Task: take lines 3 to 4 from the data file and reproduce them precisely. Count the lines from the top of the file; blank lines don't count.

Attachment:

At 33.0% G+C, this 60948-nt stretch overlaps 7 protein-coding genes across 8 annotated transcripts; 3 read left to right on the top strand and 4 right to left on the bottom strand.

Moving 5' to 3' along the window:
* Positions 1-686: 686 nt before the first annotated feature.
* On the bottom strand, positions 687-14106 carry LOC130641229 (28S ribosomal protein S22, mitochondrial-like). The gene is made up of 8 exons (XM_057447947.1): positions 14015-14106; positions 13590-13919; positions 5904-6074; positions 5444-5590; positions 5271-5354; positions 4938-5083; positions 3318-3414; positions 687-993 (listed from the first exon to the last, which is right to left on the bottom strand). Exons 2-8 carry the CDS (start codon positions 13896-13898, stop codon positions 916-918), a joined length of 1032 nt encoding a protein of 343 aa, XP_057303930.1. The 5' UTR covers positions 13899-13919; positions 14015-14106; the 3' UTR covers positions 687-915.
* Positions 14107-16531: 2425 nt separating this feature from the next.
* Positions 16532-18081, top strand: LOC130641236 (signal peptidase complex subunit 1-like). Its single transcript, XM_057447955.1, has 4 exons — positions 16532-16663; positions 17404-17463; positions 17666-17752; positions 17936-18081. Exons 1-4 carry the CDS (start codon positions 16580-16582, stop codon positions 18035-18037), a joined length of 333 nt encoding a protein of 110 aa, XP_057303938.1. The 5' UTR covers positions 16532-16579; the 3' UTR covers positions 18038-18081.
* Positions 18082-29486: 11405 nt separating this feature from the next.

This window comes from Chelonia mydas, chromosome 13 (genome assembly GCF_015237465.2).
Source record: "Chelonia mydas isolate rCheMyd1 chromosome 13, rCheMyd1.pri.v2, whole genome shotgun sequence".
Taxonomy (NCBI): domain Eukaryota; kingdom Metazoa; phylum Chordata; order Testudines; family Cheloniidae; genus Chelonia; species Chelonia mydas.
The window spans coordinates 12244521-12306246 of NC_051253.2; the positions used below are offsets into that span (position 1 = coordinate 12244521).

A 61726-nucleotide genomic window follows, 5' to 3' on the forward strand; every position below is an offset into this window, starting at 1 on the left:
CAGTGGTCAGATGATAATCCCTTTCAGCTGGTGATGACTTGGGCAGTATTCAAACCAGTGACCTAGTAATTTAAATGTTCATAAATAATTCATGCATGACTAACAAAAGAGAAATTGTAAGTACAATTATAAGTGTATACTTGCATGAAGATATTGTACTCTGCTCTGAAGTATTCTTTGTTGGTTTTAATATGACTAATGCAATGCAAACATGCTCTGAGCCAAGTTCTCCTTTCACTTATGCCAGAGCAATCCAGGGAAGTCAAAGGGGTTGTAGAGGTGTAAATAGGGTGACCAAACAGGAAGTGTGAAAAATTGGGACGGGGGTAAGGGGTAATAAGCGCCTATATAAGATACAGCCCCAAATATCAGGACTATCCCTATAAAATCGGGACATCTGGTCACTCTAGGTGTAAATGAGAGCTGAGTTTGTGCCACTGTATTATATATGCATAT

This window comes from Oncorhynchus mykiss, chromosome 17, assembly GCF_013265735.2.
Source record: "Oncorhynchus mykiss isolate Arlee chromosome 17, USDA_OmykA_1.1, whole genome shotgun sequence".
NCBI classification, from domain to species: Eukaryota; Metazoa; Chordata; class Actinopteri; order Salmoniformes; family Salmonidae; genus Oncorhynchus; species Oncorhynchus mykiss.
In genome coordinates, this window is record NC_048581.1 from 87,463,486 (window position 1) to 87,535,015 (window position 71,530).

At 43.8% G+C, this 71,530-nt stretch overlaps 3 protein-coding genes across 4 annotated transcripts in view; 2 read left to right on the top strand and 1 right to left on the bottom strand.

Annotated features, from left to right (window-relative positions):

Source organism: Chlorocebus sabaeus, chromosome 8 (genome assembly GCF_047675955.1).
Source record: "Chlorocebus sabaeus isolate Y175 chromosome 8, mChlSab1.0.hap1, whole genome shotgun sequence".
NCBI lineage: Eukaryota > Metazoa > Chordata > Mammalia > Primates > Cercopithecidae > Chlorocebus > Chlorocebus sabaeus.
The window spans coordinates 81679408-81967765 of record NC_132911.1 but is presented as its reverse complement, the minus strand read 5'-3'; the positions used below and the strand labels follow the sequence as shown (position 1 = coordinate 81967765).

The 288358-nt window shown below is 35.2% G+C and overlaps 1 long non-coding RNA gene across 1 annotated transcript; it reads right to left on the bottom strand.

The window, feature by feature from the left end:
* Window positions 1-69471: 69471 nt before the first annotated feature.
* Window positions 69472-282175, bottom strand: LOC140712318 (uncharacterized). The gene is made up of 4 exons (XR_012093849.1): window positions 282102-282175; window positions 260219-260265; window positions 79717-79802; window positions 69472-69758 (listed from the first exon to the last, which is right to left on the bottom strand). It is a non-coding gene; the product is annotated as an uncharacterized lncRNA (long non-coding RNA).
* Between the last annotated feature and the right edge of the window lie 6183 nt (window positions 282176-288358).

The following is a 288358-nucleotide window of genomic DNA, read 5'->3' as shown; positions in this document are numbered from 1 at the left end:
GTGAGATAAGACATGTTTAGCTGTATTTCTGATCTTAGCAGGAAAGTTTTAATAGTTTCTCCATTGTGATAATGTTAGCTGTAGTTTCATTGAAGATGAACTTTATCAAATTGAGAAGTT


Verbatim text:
* Positions 1-686: 686 nt before the first annotated feature.
* On the bottom strand, positions 687-14106 carry LOC130641229 (28S ribosomal protein S22, mitochondrial-like). The gene is made up of 8 exons (XM_057447947.1): positions 14015-14106; positions 13590-13919; positions 5904-6074; positions 5444-5590; positions 5271-5354; positions 4938-5083; positions 3318-3414; positions 687-993 (listed from the first exon to the last, which is right to left on the bottom strand). Exons 2-8 carry the CDS (start codon positions 13896-13898, stop codon positions 916-918), a joined length of 1032 nt encoding a protein of 343 aa, XP_057303930.1. The 5' UTR covers positions 13899-13919; positions 14015-14106; the 3' UTR covers positions 687-915.